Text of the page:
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Attribution problems on Github

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I recently noticed a bad trending on Github projects, it is probably simpler explain with a example:

 

A person wich name is "XYZ"  creates a cool Github project and call it "AwesomeLibraryXYZ". That person has a Github account wich has its nickname (let be it "LazyFoo").

 

Now another user wich name is "Bababababa" register into github and choose as nickname "XYZ". He choose to fork AwesomeLibraryXYZ, and leave it untouched.

 

Then "Babababa" starts showing its portfolio where he mentions "contributed to XYZ project". While a Github user will know that project was created by person XYZ wich has "LazyFoo" as nickname (it is obvious for github users since every project will have "forked from" tag), someone extraneous to github will errouneously attribute to "Bababababa" the creation of AwesomeLibraryXYZ because the account naming is similiar to copyright notice.

 

However "Babababab" never explicitly told he created the project.

 

What should then do the original author for AwesomeLibrary XYZ?

 

(Also keep in mind there are mirroring services for github, like travis or biicode that just link to a repo, but not to the repo from wich it was forked and those services just allow to increase attribution confusion because they not mention original author link.).

I personally have been victim "once" of something similiar, where someone was twitting about my repo and he had a photo similiar to my avatar (I suddendly registered to twitter and started replying to all his tweets until people noticed I was the original author and the ripper stopped tweeting, note that he never told "I made that" He just linked the repo in tweets and people was thinking he was the real author, and I had hard life tweeting each of them until they understood I was the real author).

 

Right now I see the same trending all other github, there are "furbish" that hunt for inactive repositories, then they just fork/clone and start coding, they never mention in README "I decided to continue the work of XYZ because I liked too", they just leave copyright notice and let people attribute wrong author.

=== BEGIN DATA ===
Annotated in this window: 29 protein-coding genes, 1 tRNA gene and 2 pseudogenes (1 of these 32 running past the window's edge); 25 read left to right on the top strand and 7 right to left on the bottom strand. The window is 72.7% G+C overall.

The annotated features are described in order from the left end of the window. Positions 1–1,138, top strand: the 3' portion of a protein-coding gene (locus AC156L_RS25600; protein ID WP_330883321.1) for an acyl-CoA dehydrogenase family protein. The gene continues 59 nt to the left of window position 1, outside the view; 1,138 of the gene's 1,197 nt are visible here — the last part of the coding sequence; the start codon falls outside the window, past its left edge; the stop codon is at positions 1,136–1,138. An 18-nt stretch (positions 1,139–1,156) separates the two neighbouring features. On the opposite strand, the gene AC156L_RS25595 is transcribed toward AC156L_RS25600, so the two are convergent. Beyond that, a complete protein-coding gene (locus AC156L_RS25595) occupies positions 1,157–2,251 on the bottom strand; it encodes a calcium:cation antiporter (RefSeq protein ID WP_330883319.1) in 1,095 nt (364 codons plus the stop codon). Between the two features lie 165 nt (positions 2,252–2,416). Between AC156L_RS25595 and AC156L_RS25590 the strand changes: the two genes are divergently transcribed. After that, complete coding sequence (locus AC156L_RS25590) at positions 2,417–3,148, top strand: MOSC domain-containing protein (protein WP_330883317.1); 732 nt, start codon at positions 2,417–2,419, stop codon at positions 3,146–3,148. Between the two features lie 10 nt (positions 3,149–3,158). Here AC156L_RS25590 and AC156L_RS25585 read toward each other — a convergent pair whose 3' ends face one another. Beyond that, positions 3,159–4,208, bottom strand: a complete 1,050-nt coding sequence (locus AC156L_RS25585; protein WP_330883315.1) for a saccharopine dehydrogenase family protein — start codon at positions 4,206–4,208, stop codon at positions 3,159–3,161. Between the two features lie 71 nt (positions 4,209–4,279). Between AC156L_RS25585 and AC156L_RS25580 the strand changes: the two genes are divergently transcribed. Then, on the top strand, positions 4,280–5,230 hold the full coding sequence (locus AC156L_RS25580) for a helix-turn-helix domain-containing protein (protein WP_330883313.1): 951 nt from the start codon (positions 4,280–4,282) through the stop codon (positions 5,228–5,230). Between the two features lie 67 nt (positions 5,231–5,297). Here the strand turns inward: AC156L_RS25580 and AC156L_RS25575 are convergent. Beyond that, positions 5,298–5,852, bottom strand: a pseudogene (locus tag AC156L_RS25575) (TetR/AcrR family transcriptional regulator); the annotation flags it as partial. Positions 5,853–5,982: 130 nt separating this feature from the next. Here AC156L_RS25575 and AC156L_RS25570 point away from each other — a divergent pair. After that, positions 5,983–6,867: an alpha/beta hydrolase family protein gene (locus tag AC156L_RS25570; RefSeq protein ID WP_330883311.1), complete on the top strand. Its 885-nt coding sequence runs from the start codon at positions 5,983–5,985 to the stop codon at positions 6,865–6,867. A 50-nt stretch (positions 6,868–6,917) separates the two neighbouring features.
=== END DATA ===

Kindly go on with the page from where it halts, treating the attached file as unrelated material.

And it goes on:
It is very possible some of them just don't want to be threated as the original authors, but I think some of them may "like" to be disguised as original authors and may just say "I did not that" only if directly asked to avoid legal issues but they are happy if people confuses them with original authors.

 

Is that legal? what someone can do to avoid that?

Edited by DemonDar

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If you post something on GitHub or any other public repository, include a license agreement that clearly states terms of use. If someone violates that agreement then you have grounds to take action by contacting GitHub or the authorities. Alternatively, you can use a private repo. I think they're like $7 USD a month or cheaper by the year.

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Shouldn't be letting people believe you are the wrong author illegal?

 

Would that suffice?

modified MIT LICENSE:

Copyright (c) <year> <copyright holders>

Permission is hereby granted, free of charge, to any person obtaining a copy
of this software and associated documentation files (the "Software"), to deal
in the Software without restriction, including without limitation the rights
to use, copy, modify, merge, publish, distribute, sublicense, and/or sell
copies of the Software, and to permit persons to whom the Software is
furnished to do so, subject to the following conditions:

The above copyright notice, this permission notice and all additional

clauses shall be included in all copies or substantial portions of the Software.

THE SOFTWARE IS PROVIDED "AS IS", WITHOUT WARRANTY OF ANY KIND, EXPRESS OR
IMPLIED, INCLUDING BUT NOT LIMITED TO THE WARRANTIES OF MERCHANTABILITY,
FITNESS FOR A PARTICULAR PURPOSE AND NONINFRINGEMENT. IN NO EVENT SHALL THE
AUTHORS OR COPYRIGHT HOLDERS BE LIABLE FOR ANY CLAIM, DAMAGES OR OTHER
LIABILITY, WHETHER IN AN ACTION OF CONTRACT, TORT OR OTHERWISE, ARISING FROM,
OUT OF OR IN CONNECTION WITH THE SOFTWARE OR THE USE OR OTHER DEALINGS IN
THE SOFTWARE.

 

Additional Clauses:

- This pemission is licensed by following Github user:

 <LINK TO ACCOUNT>

- This permission originated from following repository:

<LINK TO REPOSITORY>

 

Edited by DemonDar

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Shouldn't be letting people believe you are the wrong author illegal?